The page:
EL PASO - U.S. officials soon are expected to extradite to Mexico a controversial figure who took part in several killings for a Mexican drug cartel while working as a U.S.-paid informant, said government sources familiar with the case.
Guillermo Eduardo Ramirez Peyro, a.k.a. "Lalo," lost a bid to seek asylum and faces extradition, according to two U.S. officials who spoke on condition of anonymity.
The extradition would end the U.S. government's relationship with a man who once provided valuable intelligence on Mexico's Juarez cartel and its murky operations, but who also is accused of participating in a number of cartel-ordered assassinations, including the killing of a U.S. citizen.
But the extradition is not likely to end the controversy surrounding the handling of the informant by the U.S. Immigration Customs Enforcement - or ICE. Critics have long insisted that the informant was in a position of power and not merely a submissive spectator in criminal activity, as privately claimed by agency officials.
"He's a liability because he knows everything our government did," said Raul Loya, an attorney representing some of the families of victims of the Juarez cartel. "The U.S. government wants him to stay hidden, so by extraditing him, he in effect disappears in Mexico and the U.S. government wipes its hands clean."
The El Paso office of ICE has been in upheaval since March 2004, when The Dallas Morning News first published details about the informant's case.
Agency spokeswoman Leticia Zamarripa in El Paso wouldn't comment on the status of Mr. Ramirez Peyro but issued a statement:
"ICE has completed an internal investigation; however the Privacy Act prohibits release of information related to matters such as this. In general, ICE takes any and all allegations of misconduct seriously and resolves them with expediency."
Mexican authorities have a standing warrant for Mr. Ramirez Peyro in connection with the January 2002 discovery of 12 bodies in the back yard of a suburban Ciudad Juarez home.
According to documents and transcripts: Mr. Ramirez Peyro had the keys to the house where the victims were executed. He assigned corrupt policemen their roles in several killings, going so far as to recommend how best to eliminate the victims, whether by shooting or by suffocation. He called in gravediggers to bury bodies, paid off the killers and notified his contact that the job was done. He described the killings as carne asadas, or barbecues.
In at least one of case, U.S. officials said, agency supervisors had been notified ahead of time and listened in on an open cellphone line as the killing took place, an allegation that ICE authorities have privately denied. ICE officials also say they had limited knowledge of Mr. Ramirez Peyro's alleged criminal activities.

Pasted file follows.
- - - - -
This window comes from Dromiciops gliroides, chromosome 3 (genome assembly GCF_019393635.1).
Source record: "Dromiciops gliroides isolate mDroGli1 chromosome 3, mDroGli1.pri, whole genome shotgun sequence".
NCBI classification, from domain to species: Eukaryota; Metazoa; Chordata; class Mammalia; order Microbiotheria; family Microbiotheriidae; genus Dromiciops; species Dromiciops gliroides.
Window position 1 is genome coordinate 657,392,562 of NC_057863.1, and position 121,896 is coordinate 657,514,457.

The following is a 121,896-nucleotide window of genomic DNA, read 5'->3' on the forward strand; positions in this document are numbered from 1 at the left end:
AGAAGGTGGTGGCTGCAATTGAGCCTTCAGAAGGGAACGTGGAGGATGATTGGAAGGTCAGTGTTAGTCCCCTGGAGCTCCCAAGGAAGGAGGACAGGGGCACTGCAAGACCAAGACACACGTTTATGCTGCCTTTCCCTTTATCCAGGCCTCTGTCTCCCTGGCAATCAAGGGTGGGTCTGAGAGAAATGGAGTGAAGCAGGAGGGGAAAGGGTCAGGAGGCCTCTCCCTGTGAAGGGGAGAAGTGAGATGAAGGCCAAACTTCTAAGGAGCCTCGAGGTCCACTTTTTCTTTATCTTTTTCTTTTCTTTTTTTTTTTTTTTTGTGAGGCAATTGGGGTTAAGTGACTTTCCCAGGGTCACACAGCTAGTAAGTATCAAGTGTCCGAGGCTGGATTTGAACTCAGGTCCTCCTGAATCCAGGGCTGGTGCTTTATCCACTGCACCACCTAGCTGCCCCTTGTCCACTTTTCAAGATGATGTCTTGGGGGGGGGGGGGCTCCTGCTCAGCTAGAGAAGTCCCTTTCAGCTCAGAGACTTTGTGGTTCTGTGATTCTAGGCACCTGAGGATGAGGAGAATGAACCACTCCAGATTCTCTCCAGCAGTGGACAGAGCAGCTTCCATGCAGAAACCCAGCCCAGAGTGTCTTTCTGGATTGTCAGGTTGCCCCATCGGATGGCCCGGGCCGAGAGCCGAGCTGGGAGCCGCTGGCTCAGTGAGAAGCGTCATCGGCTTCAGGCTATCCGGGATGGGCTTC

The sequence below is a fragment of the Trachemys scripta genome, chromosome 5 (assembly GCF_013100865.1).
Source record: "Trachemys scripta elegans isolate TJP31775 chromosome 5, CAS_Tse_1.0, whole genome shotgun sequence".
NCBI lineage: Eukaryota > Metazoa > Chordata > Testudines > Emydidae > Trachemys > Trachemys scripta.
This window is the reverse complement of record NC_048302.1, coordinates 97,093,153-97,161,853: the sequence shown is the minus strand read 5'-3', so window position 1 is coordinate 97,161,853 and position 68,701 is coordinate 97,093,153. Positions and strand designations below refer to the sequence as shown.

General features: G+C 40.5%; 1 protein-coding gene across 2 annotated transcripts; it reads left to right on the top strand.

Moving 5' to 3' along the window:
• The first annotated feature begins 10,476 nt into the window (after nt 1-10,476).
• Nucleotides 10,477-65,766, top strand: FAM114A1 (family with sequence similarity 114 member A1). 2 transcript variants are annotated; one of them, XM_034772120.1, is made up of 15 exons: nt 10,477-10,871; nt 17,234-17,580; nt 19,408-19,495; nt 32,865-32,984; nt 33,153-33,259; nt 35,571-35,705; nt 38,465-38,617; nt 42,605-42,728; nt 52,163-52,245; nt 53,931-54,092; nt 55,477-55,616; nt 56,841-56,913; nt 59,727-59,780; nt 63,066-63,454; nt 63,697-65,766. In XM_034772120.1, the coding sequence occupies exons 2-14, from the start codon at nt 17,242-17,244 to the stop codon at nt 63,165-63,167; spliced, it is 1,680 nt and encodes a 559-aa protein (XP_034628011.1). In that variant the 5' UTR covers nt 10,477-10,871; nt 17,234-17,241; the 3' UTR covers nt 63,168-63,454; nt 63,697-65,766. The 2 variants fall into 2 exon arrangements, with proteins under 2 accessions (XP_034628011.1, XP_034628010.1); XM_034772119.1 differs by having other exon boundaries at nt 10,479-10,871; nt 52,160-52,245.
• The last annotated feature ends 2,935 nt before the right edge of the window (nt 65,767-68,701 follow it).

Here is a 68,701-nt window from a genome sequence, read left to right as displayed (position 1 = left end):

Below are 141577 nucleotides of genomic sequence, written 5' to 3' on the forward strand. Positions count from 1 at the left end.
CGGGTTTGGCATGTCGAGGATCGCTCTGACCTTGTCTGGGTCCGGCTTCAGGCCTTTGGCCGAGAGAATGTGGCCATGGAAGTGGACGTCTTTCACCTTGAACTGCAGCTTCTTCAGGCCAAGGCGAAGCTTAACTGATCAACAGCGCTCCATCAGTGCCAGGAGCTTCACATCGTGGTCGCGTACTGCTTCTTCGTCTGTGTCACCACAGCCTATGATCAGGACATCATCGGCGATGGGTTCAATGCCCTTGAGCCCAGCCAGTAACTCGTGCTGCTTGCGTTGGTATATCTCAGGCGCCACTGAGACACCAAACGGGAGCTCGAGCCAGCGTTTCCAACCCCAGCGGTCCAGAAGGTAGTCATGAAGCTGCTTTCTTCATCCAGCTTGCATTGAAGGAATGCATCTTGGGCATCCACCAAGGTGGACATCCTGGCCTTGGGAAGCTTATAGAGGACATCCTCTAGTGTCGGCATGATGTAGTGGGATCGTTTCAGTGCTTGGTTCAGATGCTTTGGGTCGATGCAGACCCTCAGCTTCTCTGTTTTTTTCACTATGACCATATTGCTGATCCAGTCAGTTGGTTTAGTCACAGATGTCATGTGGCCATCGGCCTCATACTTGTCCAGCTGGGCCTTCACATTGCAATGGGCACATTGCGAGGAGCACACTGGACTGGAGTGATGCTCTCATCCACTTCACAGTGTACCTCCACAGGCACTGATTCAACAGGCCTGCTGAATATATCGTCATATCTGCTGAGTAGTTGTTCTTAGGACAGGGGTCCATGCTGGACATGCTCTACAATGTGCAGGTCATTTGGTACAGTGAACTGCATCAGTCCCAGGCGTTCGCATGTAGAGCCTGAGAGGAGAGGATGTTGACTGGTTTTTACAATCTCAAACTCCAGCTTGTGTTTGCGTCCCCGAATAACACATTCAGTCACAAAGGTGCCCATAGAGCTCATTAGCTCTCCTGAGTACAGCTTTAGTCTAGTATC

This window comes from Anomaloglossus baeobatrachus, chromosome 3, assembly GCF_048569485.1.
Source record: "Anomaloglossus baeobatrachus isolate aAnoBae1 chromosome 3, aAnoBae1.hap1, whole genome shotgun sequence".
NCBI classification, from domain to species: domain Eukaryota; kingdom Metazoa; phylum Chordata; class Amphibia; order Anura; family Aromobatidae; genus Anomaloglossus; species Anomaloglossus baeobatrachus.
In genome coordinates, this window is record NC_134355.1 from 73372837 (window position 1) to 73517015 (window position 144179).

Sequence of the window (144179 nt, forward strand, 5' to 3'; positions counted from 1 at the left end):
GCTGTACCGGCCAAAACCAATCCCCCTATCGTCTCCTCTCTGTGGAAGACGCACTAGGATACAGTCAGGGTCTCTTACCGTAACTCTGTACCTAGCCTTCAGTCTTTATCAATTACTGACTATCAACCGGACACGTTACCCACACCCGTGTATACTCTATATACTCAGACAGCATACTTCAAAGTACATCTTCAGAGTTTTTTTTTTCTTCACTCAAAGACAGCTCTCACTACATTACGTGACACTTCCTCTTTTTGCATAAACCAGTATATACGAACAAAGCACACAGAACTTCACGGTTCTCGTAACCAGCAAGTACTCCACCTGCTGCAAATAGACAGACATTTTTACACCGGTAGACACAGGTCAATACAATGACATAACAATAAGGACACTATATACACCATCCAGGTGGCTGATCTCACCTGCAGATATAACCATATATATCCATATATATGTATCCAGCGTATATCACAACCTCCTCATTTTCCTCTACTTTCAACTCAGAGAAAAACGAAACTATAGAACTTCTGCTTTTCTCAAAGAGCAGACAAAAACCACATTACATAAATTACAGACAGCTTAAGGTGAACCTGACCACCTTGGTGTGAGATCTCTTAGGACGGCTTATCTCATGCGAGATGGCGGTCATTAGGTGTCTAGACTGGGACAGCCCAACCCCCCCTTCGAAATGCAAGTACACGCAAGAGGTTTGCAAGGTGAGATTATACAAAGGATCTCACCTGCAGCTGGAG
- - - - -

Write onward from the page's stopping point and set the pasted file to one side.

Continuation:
So far, ICE's internal investigation has led to the removal or transfer of several officials. Top supervisors Giovanni Gaudioso and Patricia Kramer were transferred to Washington from El Paso. Ms. Kramer resigned under pressure last October, U.S. officials said.
Two agents were suspended without pay for about a month. Another remains on an extended leave of absence, and at least four directors have come and gone over the past two years.
Even so, Congress hasn't shown interest in investigating the agency, said Sandalio Gonzalez, the former special agent in charge of the El Paso field division of the Drug Enforcement Administration who blew the whistle on ICE. Mr. Gonzalez said he's met twice with Senate committee investigators with no results. Calls to the panels weren't returned Thursday.
"The real question is who polices the executive branch of government," said Mr. Gonzalez. "It's Congress' job, and they have done nothing." ICE, which reports to the federal Department of Homeland Security, falls under the executive branch.
Mr. Ramirez Peyro was part of a criminal organization led by Chihuahua state and municipal police officers who worked for the powerful Ciudad Juarez cartel.
Nineteen officers were detained, questioned and then released following the discovery of the 12 bodies in Ciudad Juarez, including that of Luis Padilla-Cardona, a U.S. citizen from the nearby town of Socorro, Texas.
Six other officers - including Miguel Loya Gallegos, the Chihuahua state police commander who officials say was a ringleader of the cartel's Gatekeepers, or La Linea, escaped and continue to elude authorities.
Mr. Ramirez Peyro, a former Mexican federal highway policeman, quickly rose through the ranks of the cartel, according to U.S. officials.
By 2000, he was working for ICE as an informant, providing valuable information about the cartel, leading authorities to the mass grave and helping U.S. authorities on one of the largest cigarette smuggling cases ever. He also helped confiscate tons of marijuana and cocaine and personally turned in Heriberto Santillan Tabares, another member of the cartel's Gatekeepers, said U.S. and Mexican officials. Mr. Santillan was sentenced last April to 25 years in prison.
In late 2004, Mr. Ramirez Peyro returned to El Paso and arranged for an acquaintance to pick up a package of money owed to him. The man, waiting at a Whataburger parking lot, was killed - presumably by members of the Juarez cartel who wanted to kill Mr. Ramirez Peyro in retaliation for his role as an informant.
A U.S. federal judge initially approved Mr. Ramirez Peyro's asylum request in July, but the decision was appealed and overturned in January, U.S. officials said.
Leaders of the Juarez cartel still want him dead, one official said.
"You don't go up against the U.S. government and Vicente Carrillo Fuentes and expect to live to tell about it," said the U.S. official, referring to the cartel's leader. "Lalo is a dead man walking."
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